A multi-million dollar, 10-year study is under way in the Rio Grande basin to track the water cycle from the river's Colorado headwaters across New Mexico.
Paul Brooks, a hydrologist at the University of Arizona, told the Albuquerque Journal researchers want improve water management and policy by filling in knowledge gaps.
For example, he said while snow is a significant contributor to the region's water, scientists don't know how much that contribution is or how long it takes to recharge ground water levels. Nor do they know exactly where the high-elevation snows enter the ground water or to what extent other environmental factors influence ground water recharge.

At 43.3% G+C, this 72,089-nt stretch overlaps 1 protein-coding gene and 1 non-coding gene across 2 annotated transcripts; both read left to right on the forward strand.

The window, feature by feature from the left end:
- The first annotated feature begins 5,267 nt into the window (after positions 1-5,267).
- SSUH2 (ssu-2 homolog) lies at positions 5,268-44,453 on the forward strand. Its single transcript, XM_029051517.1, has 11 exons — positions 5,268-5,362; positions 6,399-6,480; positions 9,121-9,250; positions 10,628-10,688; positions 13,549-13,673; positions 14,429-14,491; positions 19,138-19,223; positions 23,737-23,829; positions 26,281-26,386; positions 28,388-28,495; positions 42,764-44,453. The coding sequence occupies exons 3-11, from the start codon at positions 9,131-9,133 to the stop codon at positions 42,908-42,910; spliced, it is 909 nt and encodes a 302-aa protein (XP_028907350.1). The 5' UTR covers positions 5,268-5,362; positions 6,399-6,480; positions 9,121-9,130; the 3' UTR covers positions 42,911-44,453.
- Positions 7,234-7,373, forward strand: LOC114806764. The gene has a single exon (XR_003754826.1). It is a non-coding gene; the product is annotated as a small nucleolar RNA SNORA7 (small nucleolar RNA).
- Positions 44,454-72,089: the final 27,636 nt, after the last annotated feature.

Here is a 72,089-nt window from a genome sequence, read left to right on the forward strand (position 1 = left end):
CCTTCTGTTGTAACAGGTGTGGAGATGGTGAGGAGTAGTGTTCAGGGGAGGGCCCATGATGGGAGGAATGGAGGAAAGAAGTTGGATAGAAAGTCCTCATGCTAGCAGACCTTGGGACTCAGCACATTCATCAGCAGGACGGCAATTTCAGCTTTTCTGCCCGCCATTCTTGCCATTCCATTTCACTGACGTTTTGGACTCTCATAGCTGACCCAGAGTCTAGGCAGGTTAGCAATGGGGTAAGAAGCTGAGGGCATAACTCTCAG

The information is important, since the region's ground water is the primary source of water for much of the Southwestern United States, the Journal said.
Funded by a National Science Foundation grant, researchers are collecting such data as snowpack depths, carbon dioxide exchange rates with the atmosphere, soil moisture, wind speeds, solar radiation, temperature, and relative humidity.
"The science that we learn here will be transportable to much of the West," Brooks told the newspaper.
Copyright 2005 by United Press International
Explore further: Scientists seen as competent but not trusted by Americans